As COVID-19 continues to change the face of our society, it has brought long-understood racial disparities back into the limelight. As a glimpse into this issue, according to a recent Centers for Disease Control (CDC) Morbidity and Mortality Weekly Report (MMWR), in a representative sample of 580 hospitalized patients with lab-confirmed COVID-19, White and Hispanic patients are underrepresented in the patient population relative to their percentages in the community, while Black patients are overrepresented compared to their representation in the outer community.1 The death rates follow a similar trend, with rates highest among Black people and almost triply lower in White and Asian populations.2
In addition to the burden this places on the Black community, the recent police murders — murders, not simply deaths — of 46-year-old George Floyd and 26-year-old Breonna Taylor, as well as the murder of 25-year-old Ahmaud Arbery by a former police officer and his son, have reignited public demands for our government and society at large to address the inequities that Black people face on a quotidian basis in America. The #BlackLivesMatter movement has received refreshed energy from millions of people across the world. They understand that until we acknowledge and act to remedy the systems in place that allow for the abuse of Black people, persistence of health disparities, and unpunished murder of Black lives, particularly by police, all lives do not matter in the eyes of our society.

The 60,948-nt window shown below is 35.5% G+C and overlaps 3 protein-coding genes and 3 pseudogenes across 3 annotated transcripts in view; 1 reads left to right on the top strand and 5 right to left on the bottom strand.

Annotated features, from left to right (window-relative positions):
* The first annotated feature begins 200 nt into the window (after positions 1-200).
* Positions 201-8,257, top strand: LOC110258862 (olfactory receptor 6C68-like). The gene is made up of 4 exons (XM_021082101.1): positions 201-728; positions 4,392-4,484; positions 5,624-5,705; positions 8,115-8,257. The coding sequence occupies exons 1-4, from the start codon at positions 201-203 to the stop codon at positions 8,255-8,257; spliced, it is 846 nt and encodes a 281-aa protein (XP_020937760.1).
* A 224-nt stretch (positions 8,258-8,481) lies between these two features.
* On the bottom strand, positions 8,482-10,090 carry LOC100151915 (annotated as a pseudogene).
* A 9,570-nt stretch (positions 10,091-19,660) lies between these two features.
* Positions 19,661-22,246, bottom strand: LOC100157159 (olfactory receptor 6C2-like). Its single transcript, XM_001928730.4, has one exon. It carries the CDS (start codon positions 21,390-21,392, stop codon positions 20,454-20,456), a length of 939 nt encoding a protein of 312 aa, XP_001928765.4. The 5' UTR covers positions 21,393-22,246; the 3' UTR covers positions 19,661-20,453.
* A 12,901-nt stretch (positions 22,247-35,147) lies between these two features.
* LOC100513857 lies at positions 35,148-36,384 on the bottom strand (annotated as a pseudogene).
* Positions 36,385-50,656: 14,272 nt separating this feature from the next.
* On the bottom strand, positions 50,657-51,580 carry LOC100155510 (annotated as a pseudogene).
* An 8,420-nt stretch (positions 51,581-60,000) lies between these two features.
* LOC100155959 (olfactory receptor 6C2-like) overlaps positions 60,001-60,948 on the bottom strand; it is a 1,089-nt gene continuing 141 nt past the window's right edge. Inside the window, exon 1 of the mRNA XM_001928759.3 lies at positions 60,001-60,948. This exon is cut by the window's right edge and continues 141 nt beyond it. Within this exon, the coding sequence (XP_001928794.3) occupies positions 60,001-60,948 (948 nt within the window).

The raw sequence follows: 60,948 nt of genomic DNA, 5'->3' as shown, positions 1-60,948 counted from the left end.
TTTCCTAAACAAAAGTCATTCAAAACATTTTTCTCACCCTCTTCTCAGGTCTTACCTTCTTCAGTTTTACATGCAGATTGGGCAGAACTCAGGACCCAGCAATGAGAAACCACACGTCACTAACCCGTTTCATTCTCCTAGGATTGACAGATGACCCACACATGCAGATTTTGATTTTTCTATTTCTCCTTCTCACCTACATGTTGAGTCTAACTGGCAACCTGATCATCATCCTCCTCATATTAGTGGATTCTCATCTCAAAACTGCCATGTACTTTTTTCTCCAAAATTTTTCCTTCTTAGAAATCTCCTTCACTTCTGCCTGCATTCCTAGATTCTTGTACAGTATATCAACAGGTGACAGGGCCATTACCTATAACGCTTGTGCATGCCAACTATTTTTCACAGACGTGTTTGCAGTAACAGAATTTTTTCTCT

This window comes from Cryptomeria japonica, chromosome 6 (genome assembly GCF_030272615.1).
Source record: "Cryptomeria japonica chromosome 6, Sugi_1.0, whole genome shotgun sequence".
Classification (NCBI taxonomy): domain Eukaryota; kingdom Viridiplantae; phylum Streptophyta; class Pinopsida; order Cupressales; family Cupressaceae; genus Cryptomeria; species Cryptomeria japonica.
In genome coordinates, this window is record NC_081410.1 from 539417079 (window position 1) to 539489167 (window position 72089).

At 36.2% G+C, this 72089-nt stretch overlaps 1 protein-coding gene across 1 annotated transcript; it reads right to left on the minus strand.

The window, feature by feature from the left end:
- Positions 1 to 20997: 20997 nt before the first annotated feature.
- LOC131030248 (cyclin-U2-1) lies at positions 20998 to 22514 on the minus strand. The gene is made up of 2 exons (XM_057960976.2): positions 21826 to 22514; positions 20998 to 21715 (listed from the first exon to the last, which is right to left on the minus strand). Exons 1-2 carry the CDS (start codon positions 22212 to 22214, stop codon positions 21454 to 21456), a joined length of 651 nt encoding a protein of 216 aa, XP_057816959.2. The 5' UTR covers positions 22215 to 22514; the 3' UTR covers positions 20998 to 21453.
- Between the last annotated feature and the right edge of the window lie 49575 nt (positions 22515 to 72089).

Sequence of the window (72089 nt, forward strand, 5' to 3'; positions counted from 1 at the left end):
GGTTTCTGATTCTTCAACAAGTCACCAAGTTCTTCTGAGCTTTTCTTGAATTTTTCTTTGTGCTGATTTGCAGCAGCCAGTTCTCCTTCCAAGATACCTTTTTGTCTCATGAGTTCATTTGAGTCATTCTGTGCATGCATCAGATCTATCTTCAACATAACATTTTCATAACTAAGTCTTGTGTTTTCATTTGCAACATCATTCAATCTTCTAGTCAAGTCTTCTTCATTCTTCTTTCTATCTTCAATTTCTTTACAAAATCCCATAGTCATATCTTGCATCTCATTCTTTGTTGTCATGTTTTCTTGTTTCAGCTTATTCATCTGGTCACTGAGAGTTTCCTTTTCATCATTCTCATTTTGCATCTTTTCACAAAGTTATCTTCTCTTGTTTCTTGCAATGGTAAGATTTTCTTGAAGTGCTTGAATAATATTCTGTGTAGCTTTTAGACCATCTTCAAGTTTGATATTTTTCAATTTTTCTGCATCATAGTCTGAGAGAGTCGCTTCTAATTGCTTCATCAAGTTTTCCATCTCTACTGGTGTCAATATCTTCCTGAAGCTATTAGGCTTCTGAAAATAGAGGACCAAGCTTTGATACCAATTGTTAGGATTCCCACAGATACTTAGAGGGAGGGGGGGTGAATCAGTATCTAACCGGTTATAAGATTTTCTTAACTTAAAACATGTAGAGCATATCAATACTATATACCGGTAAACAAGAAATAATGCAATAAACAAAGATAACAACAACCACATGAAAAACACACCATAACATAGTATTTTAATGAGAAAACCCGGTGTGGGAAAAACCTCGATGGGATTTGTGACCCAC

However, much of the rhetoric and exhortative calls have been missed by persons in the worldwide Christian community.3,4 Many Christians use “Love” as a blanket term in response to the brutal murder of Black people in America. However, “Love your neighbor” is not a passive command. Instead of understanding the problem and the terminology of the movement, many shift to the tone-deaf retorts of #AllLivesMatter and #BlueLivesMatter, or, they deviate to messaging that denigrates protestors — peaceful and violent. Worst of all, some rescind any personal responsibility and use their Christianity as an excuse. Whether it’s “We need to love each other” or “Only God can solve this” or “I’m heartbroken and praying” or “These are senseless deaths and we must pray that God changes the hearts of these people,” the messaging is clear: I’m sad about this, but my passive reaction is enough and all I need to do is pray and send feelings of love and healing. I’ll wait for God to do the rest.